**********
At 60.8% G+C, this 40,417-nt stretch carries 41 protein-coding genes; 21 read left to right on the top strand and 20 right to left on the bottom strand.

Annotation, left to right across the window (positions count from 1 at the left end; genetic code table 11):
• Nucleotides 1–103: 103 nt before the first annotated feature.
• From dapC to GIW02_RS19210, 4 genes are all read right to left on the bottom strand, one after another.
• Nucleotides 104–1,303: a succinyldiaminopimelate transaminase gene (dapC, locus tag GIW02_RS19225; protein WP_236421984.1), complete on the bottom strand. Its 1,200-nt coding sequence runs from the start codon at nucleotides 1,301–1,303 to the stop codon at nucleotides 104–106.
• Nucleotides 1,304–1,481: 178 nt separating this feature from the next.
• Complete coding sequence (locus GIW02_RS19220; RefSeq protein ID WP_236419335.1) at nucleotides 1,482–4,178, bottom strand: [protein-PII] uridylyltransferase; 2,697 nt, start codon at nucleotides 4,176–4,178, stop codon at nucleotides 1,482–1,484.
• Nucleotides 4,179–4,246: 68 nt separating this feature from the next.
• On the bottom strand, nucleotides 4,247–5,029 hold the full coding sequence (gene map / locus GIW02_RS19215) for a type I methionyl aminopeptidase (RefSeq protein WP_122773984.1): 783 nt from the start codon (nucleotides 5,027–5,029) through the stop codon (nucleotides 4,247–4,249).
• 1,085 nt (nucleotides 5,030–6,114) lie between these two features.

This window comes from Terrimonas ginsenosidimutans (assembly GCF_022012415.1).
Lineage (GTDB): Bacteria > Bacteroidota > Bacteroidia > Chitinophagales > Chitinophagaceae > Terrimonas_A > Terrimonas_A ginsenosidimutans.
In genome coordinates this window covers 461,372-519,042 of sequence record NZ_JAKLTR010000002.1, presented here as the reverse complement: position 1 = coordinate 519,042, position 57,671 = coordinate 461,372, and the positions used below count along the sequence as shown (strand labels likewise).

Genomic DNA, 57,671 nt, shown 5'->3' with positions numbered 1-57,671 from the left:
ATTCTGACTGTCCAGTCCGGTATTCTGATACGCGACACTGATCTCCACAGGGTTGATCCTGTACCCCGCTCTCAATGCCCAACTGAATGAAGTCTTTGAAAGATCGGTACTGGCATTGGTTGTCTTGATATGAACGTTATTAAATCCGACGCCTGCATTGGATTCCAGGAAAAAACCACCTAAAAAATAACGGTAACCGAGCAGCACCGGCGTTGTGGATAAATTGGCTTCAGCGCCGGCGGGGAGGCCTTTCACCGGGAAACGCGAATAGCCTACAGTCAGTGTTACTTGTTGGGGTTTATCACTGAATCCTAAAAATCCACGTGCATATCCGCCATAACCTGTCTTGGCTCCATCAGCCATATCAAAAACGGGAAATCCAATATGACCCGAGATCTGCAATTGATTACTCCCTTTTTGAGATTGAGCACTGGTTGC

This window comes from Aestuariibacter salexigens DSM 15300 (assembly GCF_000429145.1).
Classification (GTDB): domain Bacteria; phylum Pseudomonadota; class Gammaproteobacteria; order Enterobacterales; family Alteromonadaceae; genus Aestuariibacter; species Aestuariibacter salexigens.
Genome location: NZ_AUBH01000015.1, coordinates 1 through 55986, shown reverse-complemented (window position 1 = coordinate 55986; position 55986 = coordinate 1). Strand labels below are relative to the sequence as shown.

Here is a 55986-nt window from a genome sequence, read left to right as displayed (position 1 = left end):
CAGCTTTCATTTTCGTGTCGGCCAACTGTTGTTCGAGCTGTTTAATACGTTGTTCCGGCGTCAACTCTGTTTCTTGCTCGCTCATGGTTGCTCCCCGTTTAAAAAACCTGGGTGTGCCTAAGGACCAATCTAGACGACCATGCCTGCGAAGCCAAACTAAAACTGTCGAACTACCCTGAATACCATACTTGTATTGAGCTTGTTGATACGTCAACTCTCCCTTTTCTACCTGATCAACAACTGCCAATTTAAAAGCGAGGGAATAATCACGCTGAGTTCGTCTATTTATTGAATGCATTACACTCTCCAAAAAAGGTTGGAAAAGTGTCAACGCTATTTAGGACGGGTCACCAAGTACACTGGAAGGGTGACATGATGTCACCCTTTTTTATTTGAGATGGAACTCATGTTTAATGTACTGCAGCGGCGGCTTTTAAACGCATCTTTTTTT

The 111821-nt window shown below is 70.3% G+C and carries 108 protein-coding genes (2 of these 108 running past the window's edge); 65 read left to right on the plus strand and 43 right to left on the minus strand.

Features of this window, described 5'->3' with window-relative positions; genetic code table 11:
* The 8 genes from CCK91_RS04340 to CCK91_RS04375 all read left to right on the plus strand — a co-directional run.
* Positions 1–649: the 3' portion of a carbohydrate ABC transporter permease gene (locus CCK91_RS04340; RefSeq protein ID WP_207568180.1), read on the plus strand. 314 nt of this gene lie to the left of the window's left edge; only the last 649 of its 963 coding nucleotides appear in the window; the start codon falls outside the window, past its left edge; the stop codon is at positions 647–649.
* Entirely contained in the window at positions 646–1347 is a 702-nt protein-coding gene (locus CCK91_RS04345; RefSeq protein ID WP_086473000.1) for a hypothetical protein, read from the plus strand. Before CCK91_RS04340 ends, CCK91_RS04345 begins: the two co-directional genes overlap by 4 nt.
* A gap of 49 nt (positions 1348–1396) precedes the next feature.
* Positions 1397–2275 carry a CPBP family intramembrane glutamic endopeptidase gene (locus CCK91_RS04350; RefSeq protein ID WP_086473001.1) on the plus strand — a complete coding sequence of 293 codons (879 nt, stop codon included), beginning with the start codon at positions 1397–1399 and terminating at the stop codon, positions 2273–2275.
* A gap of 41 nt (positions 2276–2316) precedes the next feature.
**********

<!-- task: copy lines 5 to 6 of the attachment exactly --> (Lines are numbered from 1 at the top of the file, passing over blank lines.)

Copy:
• Nucleotides 104–1,303: a succinyldiaminopimelate transaminase gene (dapC, locus tag GIW02_RS19225; protein WP_236421984.1), complete on the bottom strand. Its 1,200-nt coding sequence runs from the start codon at nucleotides 1,301–1,303 to the stop codon at nucleotides 104–106.
• Nucleotides 1,304–1,481: 178 nt separating this feature from the next.